In the present study, we investigated variation at the F11 locus and IS in the discovery sample SAHLSIS with replication in a larger independent sample including participants up to 70 years of age from the LSR and MDC studies. As far as we are aware, this is the first study examining F11 variation in IS.
We found independent associations between three single SNPs (rs3733403, rs925451, and rs1593) and three haplotypes spanning these SNPs (CAA, CGA, and CGT) and overall IS in the discovery sample SAHLSIS. In the replication sample ≤70 years of age, weak associations were observed for rs925451 and the haplotype CAA, whereas no association was detected for the other variants. Of note is that the cases were 48-70 years in the MDC sample, which could potentially contribute to the weaker association observed in the replication sample compared to the discovery sample. The minor allele of rs925451 has previously been associated with an increased risk of VT . This variant is located within the intronic region of F11, and is not known to be functional. Other studies have also reported associations between SNPs in F11 and VT [18,19,30-32]. In these studies, the strongest associations were shown for the minor allele of rs2289252 and rs3756008, and the major allele of rs2036914, with an increased risk of VT. For rs2036914, we could not detect a significant association with overall IS. The SNPs rs2289252 and rs3756008 were not included in the present study, but rs2289252 is in strong LD with rs925451 (r2=0.87 in HapMap). We could not detect any associations between F11 variants and overall IS in the LSR and MDC sample including participants of all ages. Altogether, these results suggest that variation within the F11 locus might contribute to the pathophysiology of IS in younger rather than older subjects. Of relevance to the present results is that increased FXI plasma levels have been reported in young patients with IS compared to controls [10-12].
Regarding the etiologic subtypes of IS, we could not detect any subtype-specific associations for any of the F11 variants. Due to the limited sample size of these subtypes in SAHLSIS and the fact that a similar subtype-specific analysis could not be performed in the replication sample, smaller effect sizes for the etiologic subtypes cannot be excluded. Moreover, we found no significant associations between F11 SNPs and functional outcome (as measured by the mRS score) after overall IS. Thus, further studies on F11 SNPs in the etiologic subtypes of IS and in relation to functional outcome after IS are clearly warranted.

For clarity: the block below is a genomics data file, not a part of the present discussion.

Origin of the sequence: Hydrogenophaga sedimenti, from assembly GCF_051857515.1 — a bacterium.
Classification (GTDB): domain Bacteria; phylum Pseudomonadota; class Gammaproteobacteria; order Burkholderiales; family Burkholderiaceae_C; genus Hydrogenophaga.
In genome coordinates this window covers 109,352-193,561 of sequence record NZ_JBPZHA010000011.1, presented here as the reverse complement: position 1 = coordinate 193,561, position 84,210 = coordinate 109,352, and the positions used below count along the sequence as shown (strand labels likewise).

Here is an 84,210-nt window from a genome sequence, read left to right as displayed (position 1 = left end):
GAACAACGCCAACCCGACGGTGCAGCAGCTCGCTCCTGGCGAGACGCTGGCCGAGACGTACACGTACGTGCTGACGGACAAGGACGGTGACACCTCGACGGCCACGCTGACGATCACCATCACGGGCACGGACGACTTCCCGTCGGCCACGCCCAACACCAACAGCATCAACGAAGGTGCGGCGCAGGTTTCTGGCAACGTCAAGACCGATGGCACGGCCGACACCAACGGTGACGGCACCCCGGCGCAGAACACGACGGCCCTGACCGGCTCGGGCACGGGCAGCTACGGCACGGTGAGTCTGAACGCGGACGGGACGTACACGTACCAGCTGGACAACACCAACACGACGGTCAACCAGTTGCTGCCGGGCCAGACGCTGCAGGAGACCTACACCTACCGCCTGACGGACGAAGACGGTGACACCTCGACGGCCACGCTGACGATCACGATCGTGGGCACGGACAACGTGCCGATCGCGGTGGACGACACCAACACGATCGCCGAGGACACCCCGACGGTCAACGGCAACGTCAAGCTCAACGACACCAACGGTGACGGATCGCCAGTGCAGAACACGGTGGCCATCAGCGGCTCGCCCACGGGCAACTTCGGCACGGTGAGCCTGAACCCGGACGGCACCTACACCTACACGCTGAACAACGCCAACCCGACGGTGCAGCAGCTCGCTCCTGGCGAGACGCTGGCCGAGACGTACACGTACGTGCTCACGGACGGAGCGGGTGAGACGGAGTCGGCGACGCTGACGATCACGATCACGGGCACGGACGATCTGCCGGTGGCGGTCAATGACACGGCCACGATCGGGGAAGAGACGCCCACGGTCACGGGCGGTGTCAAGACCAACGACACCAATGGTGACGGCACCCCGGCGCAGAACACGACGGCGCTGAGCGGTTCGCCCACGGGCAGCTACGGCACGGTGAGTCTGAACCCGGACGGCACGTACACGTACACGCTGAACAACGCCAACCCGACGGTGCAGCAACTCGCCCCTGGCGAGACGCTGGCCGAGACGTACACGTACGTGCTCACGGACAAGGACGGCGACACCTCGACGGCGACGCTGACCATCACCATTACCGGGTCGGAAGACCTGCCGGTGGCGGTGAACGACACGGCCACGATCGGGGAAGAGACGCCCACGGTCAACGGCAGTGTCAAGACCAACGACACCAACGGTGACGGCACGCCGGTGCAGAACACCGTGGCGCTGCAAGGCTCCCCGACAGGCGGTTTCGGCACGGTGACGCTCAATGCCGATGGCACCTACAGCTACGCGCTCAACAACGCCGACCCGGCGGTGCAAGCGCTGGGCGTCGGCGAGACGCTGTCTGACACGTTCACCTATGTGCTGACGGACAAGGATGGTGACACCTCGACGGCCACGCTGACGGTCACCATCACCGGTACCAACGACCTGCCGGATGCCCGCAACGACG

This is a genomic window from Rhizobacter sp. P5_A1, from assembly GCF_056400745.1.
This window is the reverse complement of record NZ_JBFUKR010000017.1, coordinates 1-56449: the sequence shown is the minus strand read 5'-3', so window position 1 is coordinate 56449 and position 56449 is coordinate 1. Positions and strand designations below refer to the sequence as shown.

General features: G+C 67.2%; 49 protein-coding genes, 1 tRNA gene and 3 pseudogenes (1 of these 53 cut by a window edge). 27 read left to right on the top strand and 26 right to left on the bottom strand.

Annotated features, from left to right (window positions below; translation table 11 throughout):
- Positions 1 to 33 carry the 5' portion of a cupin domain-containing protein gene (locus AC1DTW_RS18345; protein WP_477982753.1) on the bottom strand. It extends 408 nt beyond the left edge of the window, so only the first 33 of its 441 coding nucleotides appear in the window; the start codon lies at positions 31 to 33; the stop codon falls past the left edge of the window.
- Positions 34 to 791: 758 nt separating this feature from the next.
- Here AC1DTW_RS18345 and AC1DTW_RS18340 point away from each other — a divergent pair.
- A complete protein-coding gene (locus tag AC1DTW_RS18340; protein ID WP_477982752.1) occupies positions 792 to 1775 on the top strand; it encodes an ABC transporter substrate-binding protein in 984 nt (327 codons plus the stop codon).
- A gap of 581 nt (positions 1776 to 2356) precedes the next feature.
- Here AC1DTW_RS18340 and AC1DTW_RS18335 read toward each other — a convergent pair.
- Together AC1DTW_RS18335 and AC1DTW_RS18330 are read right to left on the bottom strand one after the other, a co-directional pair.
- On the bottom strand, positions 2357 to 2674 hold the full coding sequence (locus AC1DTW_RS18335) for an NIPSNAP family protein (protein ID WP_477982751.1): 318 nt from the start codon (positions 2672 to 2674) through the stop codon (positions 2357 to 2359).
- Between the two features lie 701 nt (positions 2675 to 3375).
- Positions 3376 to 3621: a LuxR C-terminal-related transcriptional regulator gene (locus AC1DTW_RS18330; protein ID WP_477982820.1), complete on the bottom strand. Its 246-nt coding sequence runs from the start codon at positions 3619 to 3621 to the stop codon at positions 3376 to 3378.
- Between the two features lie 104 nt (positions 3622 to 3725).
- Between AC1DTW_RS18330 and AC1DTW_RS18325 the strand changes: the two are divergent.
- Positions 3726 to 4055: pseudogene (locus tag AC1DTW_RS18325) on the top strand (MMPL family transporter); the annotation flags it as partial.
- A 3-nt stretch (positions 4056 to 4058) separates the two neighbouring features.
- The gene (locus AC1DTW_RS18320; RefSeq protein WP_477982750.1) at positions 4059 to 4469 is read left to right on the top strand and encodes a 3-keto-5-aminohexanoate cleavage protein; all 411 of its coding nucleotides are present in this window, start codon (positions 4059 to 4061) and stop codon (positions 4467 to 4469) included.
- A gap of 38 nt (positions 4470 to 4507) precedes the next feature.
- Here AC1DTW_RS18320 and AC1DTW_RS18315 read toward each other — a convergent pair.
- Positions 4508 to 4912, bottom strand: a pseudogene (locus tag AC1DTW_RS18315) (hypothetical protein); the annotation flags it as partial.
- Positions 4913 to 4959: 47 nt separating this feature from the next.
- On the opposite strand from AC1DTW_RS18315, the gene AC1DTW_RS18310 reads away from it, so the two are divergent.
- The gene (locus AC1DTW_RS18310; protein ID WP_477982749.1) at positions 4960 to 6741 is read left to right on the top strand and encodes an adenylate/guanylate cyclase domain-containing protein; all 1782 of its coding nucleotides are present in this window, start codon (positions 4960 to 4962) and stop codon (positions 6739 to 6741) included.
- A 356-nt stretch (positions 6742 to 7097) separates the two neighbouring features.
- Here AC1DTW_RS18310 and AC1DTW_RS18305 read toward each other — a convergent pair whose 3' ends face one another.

The present study has the advantage of a homogenous sample with white participants from the southwest of Sweden. The sample size is relatively large, although, to detect small ORs an even larger sample size would be needed. Another limitation is that the plasma levels or activity of FXI were not examined, which restricts the speculation about possible mechanisms behind the detected associations. On the other hand, genetic variation can help identify other (perhaps more local) mechanisms in contrast to the systemic effects that are measured by plasma levels. In line with this, the previously reported association for rs2289252 (strong LD with rs925451) with VT was independent of FXI plasma levels , implying that other disease-associated mechanisms are also at play. Another explanation may be that rs2289252 (or a variant in LD) better reflects the life-long FXI level exposure than a single plasma measurement. A limitation of the present study is also that results regarding etiologic subtypes or functional outcome was not validated in an independent sample.
In conclusion, in this first study on FXI gene variants and overall IS we found weak but significant associations with IS up to 70 years of age, suggesting a role for FXI in IS especially at younger ages. However, these findings need to be further validated and future studies on FXI gene variation in IS are motivated.
Figure S1, Linkage disequilibrium (LD) plot of the seven tagSNPs in F11. One haplotype block was determined by the Solid Spine of LD algorithm. Graphic representation of the LD structure is based on pairwise D’. Table S1, Genotype frequencies, n (%), for four F11 tagSNPs in the control and overall IS groups, as well as ORs and 95% CI for overall IS, as compared to controls. Table S2, Genotype frequencies, n (%), for the seven F11 tagSNPs in controls and in the four major IS subtypes in the discovery sample SAHLSIS, as well as ORs and 95% CI for the subtypes.
The authors thank research nurse Ingrid Eriksson for her excellent work and assistance with the study patients. Genotyping in SAHLSIS was performed at the SNP&SEQ Technology Platform (www.genotyping.se) with support from Uppsala University and Knut and Alice Wallenberg Foundation, and in LSR and MDC at KBioscience (Hertfordshire, UK). DNA extraction and preparation for LSR was performed by the SWEGENE Resource Center for Profiling Polygenic Disease (Skåne University Hospital, Malmö, Sweden).
Conceived and designed the experiments: EH KJ CJ. Analyzed the data: EH SN. Contributed reagents/materials/analysis tools: BN GE CB AL OM CJ. Wrote the manuscript: EH.